February is Heart Health Awareness month — Valentine’s Day makes so much sense. Because February is a short month and your heart is so important, we figured we’d take the opportunity to discuss your child’s heart health now, so you are better prepared to participate come February. Many people don’t think of children when they think of heart disease, but the habits we form as youngsters are what set the pace for our perception of wellness and overall health that is difficult to change over a lifespan. Here are some things you can do to promote heart health in your children.
Lead by Example
Kids don’t hear you when you say “do as I say, not as I do.” They learn by example, they are always watching, and they want to be just like you — yes, you. To instill healthy habits in your children, they must be routine and the expected normal. Most importantly, the behaviors you want to see in your children should be emulated from you. Eating healthy, getting exercise, reading, and sleeping well are all habits that are picked up by watching you.
Turn Off the Screen
It doesn’t matter what kind of screen your child is exposed to throughout the day — iPad, television, cell-phone — turn them off. Engage with each other and discuss your days over dinner; make the dinner table a cell-phone free zone. Turn off the television and encourage your children to read a book to engage in imaginative play. Screen time limits physical activity, which when made a habit, leads to a sedentary lifestyle and de-emphasizes exercise.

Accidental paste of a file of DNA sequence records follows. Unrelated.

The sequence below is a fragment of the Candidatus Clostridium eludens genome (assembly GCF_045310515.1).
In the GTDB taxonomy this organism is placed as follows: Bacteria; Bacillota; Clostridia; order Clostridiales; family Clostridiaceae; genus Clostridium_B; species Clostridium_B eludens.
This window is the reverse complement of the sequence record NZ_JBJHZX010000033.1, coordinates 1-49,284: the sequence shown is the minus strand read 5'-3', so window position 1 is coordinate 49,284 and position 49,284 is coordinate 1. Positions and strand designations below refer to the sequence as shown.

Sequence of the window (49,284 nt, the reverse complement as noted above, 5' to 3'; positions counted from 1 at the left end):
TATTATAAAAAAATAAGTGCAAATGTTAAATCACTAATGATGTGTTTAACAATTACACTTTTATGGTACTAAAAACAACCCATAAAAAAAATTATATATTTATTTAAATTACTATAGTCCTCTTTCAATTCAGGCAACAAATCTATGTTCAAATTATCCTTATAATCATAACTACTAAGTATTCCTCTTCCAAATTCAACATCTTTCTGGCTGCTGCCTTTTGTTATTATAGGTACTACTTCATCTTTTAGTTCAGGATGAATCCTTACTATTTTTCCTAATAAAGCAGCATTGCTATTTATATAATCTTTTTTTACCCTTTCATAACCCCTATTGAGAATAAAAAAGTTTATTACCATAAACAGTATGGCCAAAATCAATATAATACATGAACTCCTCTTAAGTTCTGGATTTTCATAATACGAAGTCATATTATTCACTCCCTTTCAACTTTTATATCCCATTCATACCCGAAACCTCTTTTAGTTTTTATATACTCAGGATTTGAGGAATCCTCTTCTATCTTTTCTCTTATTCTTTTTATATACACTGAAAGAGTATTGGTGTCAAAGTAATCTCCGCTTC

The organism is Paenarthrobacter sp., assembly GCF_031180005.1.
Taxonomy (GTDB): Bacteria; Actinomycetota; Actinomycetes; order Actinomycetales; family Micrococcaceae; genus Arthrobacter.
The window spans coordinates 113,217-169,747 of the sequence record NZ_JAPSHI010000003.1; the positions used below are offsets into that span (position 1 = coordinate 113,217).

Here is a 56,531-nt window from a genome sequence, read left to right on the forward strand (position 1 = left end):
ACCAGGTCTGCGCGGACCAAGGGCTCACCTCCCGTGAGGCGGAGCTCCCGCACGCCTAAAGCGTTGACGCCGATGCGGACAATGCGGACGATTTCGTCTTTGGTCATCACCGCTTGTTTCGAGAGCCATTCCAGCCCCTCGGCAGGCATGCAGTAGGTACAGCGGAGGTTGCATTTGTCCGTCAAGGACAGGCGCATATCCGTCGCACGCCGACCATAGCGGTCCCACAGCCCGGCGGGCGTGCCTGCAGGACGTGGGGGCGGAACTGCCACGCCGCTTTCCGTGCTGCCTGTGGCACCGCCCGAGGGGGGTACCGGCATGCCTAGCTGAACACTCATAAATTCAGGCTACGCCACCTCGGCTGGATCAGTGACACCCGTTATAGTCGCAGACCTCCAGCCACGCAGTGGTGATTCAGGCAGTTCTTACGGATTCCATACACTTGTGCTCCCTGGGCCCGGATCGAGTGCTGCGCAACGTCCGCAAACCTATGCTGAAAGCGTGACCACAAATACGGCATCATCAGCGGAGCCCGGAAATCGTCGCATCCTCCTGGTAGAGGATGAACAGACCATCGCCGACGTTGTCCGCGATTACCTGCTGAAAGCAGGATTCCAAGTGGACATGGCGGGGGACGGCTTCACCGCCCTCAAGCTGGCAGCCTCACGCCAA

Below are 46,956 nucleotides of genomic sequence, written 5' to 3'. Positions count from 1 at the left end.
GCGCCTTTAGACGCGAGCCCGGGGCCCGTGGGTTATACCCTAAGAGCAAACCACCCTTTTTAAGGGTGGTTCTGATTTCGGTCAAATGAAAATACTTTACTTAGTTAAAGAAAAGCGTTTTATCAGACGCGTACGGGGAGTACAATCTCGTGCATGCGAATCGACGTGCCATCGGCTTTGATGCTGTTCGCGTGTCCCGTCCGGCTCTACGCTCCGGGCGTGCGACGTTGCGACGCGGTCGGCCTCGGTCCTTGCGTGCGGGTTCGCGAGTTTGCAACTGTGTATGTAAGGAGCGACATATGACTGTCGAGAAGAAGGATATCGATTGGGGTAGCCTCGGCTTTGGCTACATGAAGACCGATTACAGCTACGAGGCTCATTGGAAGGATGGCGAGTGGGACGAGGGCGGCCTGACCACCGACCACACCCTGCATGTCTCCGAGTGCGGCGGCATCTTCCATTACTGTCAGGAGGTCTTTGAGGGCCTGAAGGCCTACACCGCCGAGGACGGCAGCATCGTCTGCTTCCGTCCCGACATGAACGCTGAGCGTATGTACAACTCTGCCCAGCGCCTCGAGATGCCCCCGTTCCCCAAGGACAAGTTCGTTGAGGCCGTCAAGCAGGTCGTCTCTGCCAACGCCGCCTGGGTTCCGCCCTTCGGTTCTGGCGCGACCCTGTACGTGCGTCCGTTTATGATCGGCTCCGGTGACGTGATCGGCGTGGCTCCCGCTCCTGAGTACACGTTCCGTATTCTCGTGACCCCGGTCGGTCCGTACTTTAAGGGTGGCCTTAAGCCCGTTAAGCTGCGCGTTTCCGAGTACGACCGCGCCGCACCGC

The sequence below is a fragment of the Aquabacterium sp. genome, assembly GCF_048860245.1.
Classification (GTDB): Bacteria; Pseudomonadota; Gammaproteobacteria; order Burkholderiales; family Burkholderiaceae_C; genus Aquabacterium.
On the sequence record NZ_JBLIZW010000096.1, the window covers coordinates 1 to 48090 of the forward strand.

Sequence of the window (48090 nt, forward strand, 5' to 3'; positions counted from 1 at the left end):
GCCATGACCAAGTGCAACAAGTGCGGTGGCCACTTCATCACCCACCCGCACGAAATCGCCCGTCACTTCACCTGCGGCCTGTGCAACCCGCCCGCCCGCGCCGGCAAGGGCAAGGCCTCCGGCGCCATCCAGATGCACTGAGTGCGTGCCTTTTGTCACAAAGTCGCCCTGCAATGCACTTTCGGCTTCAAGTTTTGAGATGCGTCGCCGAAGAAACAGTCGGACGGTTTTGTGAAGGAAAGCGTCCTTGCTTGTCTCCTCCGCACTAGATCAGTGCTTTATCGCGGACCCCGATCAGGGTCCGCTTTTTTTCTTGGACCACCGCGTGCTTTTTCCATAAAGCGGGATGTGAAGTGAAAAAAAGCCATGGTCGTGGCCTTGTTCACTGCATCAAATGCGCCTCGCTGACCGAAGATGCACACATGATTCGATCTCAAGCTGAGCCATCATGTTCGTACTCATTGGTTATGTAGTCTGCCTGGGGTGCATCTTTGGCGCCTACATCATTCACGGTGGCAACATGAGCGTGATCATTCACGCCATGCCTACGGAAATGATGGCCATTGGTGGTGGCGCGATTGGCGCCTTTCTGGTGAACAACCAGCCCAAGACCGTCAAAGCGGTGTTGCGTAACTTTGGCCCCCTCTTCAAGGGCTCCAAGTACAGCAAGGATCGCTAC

Healthy Eating Habits
Healthy eating habits should be established when children are young. Instead of sugary snacks, kids should learn to enjoy fruit. Saturated fats and processed sugar should be avoided or limited. Vegetables should be enjoyed at every meal. A glass of milk or water are better alternatives to mealtime drinks than juice. Children should never be required to “clean your plate,” as this causes them to learn to eat to excess, which is a major risk factor for obesity, which is the leading cause of heart disease. Foods should be low in cholesterol and sodium, which both negatively impact heart health.
Know the Inherited Risks
Although some factors that contribute to heart disease are directly related to habits and lifestyle, some factors are inherited. Knowing your family’s heart history can help you understand what your child is more at risk for so you can do everything in your power to mitigate the consequences. If you or your partner’s family has a history has a diagnosis of hypertension, hyperlipidemia, obesity, type 2 diabetes, or heart disease; or have had a stroke or heart attack, your child is already at an increased risk for heart disease and heart health must be aggressively pursued.
Physical activity or exercise is paramount to heart health. Regular cardiovascular activities help to maintain a healthy weight and support heart health. For children, regular play such as jumping on a trampoline, rollerblading, or playing tag, are all good, easy examples of fun physical activity. Everyone should engage in at least 30 minutes of physical exercise a day. The best way to get your kid active is by getting active with them!
For a fun family activity that will get everyone’s hearts pumping — and put a smile on faces — plan an outing to Rebounderz Trampoline Park in Grand Rapids. Jumping on a trampoline is the equivalent of running for 30 minutes! Come have fun while you improve your whole family’s heart health!